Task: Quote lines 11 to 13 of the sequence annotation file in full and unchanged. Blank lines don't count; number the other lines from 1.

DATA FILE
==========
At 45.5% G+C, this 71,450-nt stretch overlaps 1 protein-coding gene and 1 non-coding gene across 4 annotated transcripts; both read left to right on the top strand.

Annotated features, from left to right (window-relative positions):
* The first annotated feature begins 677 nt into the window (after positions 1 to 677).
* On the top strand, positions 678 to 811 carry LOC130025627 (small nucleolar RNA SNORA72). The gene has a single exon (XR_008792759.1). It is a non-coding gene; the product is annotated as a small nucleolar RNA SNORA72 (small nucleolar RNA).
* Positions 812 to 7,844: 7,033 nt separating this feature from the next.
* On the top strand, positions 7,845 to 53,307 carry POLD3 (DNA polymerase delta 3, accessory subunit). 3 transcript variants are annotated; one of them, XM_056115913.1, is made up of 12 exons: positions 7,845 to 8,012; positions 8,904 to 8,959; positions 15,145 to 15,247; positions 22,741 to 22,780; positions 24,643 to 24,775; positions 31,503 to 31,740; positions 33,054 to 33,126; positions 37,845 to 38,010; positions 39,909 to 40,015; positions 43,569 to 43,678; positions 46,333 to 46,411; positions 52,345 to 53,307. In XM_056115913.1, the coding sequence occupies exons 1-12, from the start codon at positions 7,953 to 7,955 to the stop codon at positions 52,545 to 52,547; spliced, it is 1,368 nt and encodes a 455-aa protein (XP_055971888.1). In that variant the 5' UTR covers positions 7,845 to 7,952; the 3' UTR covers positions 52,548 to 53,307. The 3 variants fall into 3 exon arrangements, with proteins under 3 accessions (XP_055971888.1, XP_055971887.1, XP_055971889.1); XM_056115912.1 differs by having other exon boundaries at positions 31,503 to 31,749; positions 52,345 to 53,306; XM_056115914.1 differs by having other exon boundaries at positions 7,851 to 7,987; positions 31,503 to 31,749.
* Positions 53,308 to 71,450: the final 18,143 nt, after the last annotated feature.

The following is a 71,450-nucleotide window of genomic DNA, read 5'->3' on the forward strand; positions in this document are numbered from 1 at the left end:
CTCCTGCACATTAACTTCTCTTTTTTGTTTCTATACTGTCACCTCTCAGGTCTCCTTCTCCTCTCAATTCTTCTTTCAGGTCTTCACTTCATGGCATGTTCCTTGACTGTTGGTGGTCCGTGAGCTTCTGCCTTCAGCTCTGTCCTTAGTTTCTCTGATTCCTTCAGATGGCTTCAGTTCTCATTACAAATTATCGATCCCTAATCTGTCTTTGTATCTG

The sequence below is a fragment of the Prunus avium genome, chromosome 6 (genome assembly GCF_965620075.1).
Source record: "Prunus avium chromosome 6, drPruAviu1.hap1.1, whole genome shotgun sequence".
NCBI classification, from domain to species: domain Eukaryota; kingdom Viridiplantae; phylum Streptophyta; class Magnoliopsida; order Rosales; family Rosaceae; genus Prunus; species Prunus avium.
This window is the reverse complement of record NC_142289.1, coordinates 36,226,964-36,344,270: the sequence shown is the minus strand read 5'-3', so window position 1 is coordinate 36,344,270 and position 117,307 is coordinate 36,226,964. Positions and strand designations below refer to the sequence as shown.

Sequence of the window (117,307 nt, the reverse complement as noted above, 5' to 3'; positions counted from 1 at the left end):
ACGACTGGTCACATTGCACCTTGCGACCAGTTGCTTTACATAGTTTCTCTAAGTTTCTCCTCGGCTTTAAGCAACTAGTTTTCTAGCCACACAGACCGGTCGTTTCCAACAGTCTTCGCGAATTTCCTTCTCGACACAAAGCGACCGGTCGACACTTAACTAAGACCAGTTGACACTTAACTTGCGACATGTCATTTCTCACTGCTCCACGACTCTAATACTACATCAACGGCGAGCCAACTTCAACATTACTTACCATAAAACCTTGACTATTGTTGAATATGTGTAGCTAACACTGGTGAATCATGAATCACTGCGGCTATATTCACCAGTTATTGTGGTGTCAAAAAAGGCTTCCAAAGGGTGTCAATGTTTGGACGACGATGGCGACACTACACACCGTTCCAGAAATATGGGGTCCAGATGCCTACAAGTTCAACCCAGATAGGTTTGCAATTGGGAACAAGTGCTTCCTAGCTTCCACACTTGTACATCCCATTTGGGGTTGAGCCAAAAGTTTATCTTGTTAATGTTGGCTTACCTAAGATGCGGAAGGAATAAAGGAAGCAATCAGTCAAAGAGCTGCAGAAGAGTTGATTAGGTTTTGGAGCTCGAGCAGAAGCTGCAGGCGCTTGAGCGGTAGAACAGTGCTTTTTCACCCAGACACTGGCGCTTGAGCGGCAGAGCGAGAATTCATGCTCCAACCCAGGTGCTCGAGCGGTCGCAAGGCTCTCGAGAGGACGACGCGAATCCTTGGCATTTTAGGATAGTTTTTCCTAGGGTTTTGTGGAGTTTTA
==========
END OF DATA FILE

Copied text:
Source record: "Prunus avium chromosome 6, drPruAviu1.hap1.1, whole genome shotgun sequence".
NCBI classification, from domain to species: domain Eukaryota; kingdom Viridiplantae; phylum Streptophyta; class Magnoliopsida; order Rosales; family Rosaceae; genus Prunus; species Prunus avium.
This window is the reverse complement of record NC_142289.1, coordinates 36,226,964-36,344,270: the sequence shown is the minus strand read 5'-3', so window position 1 is coordinate 36,344,270 and position 117,307 is coordinate 36,226,964. Positions and strand designations below refer to the sequence as shown.